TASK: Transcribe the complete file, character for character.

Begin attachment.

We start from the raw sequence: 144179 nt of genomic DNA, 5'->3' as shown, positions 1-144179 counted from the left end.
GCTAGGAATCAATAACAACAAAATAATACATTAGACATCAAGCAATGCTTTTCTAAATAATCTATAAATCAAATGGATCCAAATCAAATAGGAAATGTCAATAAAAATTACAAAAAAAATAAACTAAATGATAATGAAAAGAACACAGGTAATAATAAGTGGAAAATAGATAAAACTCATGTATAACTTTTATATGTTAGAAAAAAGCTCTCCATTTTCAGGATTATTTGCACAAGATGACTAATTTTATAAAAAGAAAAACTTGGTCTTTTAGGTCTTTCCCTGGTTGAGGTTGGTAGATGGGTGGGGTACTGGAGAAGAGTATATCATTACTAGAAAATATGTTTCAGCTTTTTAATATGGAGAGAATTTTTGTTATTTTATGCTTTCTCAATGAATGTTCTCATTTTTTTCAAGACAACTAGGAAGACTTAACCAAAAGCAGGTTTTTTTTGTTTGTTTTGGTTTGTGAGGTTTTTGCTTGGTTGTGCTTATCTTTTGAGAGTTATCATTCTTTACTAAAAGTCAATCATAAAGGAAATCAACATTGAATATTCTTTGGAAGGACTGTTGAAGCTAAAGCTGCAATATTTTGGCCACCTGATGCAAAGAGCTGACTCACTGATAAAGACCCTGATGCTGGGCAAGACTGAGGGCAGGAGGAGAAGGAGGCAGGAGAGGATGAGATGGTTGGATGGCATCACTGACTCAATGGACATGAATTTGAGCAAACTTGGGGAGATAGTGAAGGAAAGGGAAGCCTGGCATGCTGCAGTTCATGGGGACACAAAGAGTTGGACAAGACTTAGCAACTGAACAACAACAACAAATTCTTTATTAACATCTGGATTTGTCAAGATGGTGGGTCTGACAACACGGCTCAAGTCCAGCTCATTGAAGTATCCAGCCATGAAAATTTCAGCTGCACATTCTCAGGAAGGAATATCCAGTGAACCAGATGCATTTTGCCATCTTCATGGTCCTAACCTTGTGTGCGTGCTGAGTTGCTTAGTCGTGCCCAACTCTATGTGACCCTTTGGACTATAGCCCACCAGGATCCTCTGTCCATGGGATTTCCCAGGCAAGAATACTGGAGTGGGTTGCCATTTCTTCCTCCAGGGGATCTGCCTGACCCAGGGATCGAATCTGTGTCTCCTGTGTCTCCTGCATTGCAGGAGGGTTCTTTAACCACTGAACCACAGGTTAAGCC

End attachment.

We start from the raw sequence: 144179 nt of genomic DNA, 5'->3' as shown, positions 1-144179 counted from the left end.
GCTAGGAATCAATAACAACAAAATAATACATTAGACATCAAGCAATGCTTTTCTAAATAATCTATAAATCAAATGGATCCAAATCAAATAGGAAATGTCAATAAAAATTACAAAAAAAATAAACTAAATGATAATGAAAAGAACACAGGTAATAATAAGTGGAAAATAGATAAAACTCATGTATAACTTTTATATGTTAGAAAAAAGCTCTCCATTTTCAGGATTATTTGCACAAGATGACTAATTTTATAAAAAGAAAAACTTGGTCTTTTAGGTCTTTCCCTGGTTGAGGTTGGTAGATGGGTGGGGTACTGGAGAAGAGTATATCATTACTAGAAAATATGTTTCAGCTTTTTAATATGGAGAGAATTTTTGTTATTTTATGCTTTCTCAATGAATGTTCTCATTTTTTTCAAGACAACTAGGAAGACTTAACCAAAAGCAGGTTTTTTTTGTTTGTTTTGGTTTGTGAGGTTTTTGCTTGGTTGTGCTTATCTTTTGAGAGTTATCATTCTTTACTAAAAGTCAATCATAAAGGAAATCAACATTGAATATTCTTTGGAAGGACTGTTGAAGCTAAAGCTGCAATATTTTGGCCACCTGATGCAAAGAGCTGACTCACTGATAAAGACCCTGATGCTGGGCAAGACTGAGGGCAGGAGGAGAAGGAGGCAGGAGAGGATGAGATGGTTGGATGGCATCACTGACTCAATGGACATGAATTTGAGCAAACTTGGGGAGATAGTGAAGGAAAGGGAAGCCTGGCATGCTGCAGTTCATGGGGACACAAAGAGTTGGACAAGACTTAGCAACTGAACAACAACAACAAATTCTTTATTAACATCTGGATTTGTCAAGATGGTGGGTCTGACAACACGGCTCAAGTCCAGCTCATTGAAGTATCCAGCCATGAAAATTTCAGCTGCACATTCTCAGGAAGGAATATCCAGTGAACCAGATGCATTTTGCCATCTTCATGGTCCTAACCTTGTGTGCGTGCTGAGTTGCTTAGTCGTGCCCAACTCTATGTGACCCTTTGGACTATAGCCCACCAGGATCCTCTGTCCATGGGATTTCCCAGGCAAGAATACTGGAGTGGGTTGCCATTTCTTCCTCCAGGGGATCTGCCTGACCCAGGGATCGAATCTGTGTCTCCTGTGTCTCCTGCATTGCAGGAGGGTTCTTTAACCACTGAACCACAGGTTAAGCC